SVG Basics – Text in SVG. The 'text' element
Text in SVG. The ‘text’ element
Text in SVG is rendered like all other graphical elements in SVG. All of the same transformation, clipping and masking features of SVG you can do with a rectangle or circle can be done with text. In addition, SVG provides a way to place the characters in the text to be placed in arbitrary positions and rotations. As you might imagine, placing characters on a curve or line rather than all over the place is the logical extension of this. This will be discussed latter in the path section.
Since the W3C is responsible for the HTML and the CSS standard it is not surprising that they decided to borrow from CSS for SVG. In fact, text styling using CSS is nearly identical in SVG and HTML. The same external style sheet can be used to style text for a SVG page and an HTML page.
Tricky Part: CSS support is optional for SVG viewers. Only styling using presentation attributes is required to be supported. But, that’s no problem! SVG includes a presentation attribute with the same name for every CSS style rule. Put simply, SVG borrows most of the text style rule’s names from CSS and duplicates their function.
To style text using presentation attributes, just use XML’s attribute format (attribute=”value”) where the attribute is the name of the CSS style rule. ‘<text style=”font-size:30;”>…</text>’ and ‘<text font-size=”30″>…</text>’ have the same effect (provided the SVG viewer supports CSS).
SVG 1.1 has no internal support for word wrap. In order to achieve this effect in native SVG it is necessary to break the lines apart manually. You could use a separate text tag for each line but using a single text tag and a tspan tag for each line is better because users can then select the text across lines. The third (and not recommended) solution works be embedding an XHTML document inside the SVG using a foreignObject tag. Rendering XHTML is not a requirement for SVG viewers so it may not work.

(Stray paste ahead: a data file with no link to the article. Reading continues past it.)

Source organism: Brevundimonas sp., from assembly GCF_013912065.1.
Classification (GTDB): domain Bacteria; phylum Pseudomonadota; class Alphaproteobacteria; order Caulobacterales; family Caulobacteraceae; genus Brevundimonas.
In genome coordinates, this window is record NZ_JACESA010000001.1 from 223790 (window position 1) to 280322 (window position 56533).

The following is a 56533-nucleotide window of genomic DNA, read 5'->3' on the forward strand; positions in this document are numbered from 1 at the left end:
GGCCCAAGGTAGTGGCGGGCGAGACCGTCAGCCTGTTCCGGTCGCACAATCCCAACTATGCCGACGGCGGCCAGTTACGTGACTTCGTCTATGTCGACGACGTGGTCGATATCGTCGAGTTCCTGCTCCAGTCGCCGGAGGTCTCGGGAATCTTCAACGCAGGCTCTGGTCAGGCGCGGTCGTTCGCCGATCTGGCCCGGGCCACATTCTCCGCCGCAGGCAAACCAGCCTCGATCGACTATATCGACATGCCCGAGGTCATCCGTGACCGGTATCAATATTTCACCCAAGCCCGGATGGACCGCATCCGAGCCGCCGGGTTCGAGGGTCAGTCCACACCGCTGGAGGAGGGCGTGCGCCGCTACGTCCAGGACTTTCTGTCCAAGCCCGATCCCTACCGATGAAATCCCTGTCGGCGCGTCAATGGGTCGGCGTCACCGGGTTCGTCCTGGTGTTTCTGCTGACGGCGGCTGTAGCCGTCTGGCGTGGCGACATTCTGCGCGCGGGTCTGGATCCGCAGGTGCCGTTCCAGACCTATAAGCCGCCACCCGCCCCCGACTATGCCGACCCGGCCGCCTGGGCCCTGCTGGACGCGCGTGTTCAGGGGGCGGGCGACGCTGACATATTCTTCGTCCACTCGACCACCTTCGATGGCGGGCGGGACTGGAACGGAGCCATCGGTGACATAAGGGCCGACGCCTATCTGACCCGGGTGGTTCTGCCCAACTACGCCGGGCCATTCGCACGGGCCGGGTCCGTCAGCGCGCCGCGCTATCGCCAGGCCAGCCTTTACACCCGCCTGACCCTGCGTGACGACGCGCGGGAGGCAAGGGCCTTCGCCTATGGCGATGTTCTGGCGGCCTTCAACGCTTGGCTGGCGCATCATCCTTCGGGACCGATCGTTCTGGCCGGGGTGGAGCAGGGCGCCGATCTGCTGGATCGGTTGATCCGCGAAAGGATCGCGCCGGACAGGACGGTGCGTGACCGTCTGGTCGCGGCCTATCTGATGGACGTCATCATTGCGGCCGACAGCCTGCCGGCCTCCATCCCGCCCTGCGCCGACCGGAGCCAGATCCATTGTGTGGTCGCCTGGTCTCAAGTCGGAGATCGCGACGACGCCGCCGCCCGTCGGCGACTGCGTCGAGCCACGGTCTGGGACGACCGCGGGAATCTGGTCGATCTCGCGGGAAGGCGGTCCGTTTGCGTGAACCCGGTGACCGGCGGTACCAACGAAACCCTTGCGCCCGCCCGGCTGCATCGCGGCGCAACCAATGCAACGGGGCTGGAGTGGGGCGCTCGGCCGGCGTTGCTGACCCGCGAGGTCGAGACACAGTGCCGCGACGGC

The tspan tag is identical to the text tag but can be nested inside text tags and inside itself. Coupled with the ‘dy’ attribute this allows the illusion of word wrap in SVG 1.1. Note that ‘dy’ is relative to the last glyph (character) drawn.
<><!– “SVG” rect –>
<rect x=”120″ y=”10″ width=”70″ height=”60″ fill=”red” />
<tspan x=”120″ y=”45″ font-size=”40″ fill=”yellow”>S</tspan>
<tspan x=”142″ y=”55″ font-size=”40″ stroke=”blue”>V</tspan>
<tspan x=”160″ y=”65″ font-size=”40″ fill=”green”>G</tspan>
<!– Text Example –>
<text x=”10″ y=”0″ fill=”blue” font-size=”12″ >
<tspan x=”10″ dy=”20″>Hello World</tspan>
<tspan x=”10″ dy=”20″>Today we are going</tspan>
<tspan x=”10″ dy=”15″>to pretend that we</tspan>
<tspan x=”10″ dy=”15″>are word wrapping</tspan>
<tspan x=”10″ dy=”15″>around this rectangle. Isn’t SVG’s</tspan>
<tspan x=”10″ dy=”15″>lack of word wrap completely</tspan>
<tspan x=”10″ dy=”15″>annoying?</tspan>
This element references any text element in the SVG document and reuse it. Only the character data is used and all presentation attributes and child tags (like ‘tspan’) of the referenced text are ignored.
Next we’ll take a break from introducing new graphical tags and discuss coloring objects.